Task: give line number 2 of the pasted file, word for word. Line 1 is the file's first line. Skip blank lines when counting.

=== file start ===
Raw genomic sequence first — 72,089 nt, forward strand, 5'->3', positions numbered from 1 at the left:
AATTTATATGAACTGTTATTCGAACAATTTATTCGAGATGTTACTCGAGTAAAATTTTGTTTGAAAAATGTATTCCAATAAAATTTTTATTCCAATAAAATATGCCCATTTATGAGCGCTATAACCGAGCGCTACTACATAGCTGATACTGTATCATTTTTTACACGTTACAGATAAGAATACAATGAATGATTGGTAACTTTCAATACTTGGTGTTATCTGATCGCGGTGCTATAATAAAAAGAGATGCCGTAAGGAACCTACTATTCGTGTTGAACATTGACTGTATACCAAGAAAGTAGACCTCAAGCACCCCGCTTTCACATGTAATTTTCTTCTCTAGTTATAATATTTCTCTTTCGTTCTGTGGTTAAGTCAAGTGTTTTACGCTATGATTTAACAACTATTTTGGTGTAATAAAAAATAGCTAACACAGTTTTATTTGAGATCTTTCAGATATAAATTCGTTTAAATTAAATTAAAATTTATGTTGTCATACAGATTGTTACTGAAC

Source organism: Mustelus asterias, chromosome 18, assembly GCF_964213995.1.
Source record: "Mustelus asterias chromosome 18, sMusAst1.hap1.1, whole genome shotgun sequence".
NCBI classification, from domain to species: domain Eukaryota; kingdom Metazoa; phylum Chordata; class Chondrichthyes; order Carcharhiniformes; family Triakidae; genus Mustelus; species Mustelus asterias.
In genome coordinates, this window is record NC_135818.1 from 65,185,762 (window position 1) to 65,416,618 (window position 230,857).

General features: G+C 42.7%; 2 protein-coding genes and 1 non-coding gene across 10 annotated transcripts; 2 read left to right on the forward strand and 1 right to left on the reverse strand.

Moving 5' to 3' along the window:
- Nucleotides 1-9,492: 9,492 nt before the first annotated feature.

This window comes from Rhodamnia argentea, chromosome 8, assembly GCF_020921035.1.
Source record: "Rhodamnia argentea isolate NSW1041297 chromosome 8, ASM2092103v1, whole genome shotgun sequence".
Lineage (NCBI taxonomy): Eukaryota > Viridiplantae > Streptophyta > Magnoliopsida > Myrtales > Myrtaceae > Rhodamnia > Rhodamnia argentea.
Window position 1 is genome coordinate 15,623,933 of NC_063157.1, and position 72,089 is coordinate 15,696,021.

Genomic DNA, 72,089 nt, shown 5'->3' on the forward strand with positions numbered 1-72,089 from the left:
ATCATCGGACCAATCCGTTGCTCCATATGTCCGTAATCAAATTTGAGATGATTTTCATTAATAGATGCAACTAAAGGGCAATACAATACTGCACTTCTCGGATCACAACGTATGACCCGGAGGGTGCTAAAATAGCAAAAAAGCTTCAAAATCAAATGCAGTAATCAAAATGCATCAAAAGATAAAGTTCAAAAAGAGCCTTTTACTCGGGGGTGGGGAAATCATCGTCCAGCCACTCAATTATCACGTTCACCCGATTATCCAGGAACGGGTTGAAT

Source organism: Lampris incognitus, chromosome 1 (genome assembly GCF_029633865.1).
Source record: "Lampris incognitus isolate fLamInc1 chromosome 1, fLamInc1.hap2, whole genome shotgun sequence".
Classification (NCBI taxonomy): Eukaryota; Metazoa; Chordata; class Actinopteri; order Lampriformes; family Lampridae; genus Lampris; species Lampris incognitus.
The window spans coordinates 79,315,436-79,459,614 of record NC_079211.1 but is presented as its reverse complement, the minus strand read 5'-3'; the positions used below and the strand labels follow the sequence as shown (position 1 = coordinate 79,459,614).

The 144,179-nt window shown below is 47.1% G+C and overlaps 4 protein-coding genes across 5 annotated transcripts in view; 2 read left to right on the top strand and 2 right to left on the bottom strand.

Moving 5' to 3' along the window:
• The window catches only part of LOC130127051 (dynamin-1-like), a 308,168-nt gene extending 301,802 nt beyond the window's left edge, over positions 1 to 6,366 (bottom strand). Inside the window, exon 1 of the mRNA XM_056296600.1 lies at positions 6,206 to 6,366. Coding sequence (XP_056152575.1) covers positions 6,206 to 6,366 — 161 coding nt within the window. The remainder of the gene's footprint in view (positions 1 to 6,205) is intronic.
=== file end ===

AATTTATATGAACTGTTATTCGAACAATTTATTCGAGATGTTACTCGAGTAAAATTTTGTTTGAAAAATGTATTCCAATAAAATTTTTATTCCAATAAAATATGCCCATTTATGAGCGCTATAACCGAGCGCTACTACATAGCTGATACTGTATCATTTTTTACACGTTACAGATAAGAATACAATGAATGATTGGTAACTTTCAATACTTGGTGTTATCTGATCGCGGTGCTATAATAAAAAGAGATGCCGTAAGGAACCTACTATTCGTGTTGAACATTGACTGTATACCAAGAAAGTAGACCTCAAGCACCCCGCTTTCACATGTAATTTTCTTCTCTAGTTATAATATTTCTCTTTCGTTCTGTGGTTAAGTCAAGTGTTTTACGCTATGATTTAACAACTATTTTGGTGTAATAAAAAATAGCTAACACAGTTTTATTTGAGATCTTTCAGATATAAATTCGTTTAAATTAAATTAAAATTTATGTTGTCATACAGATTGTTACTGAAC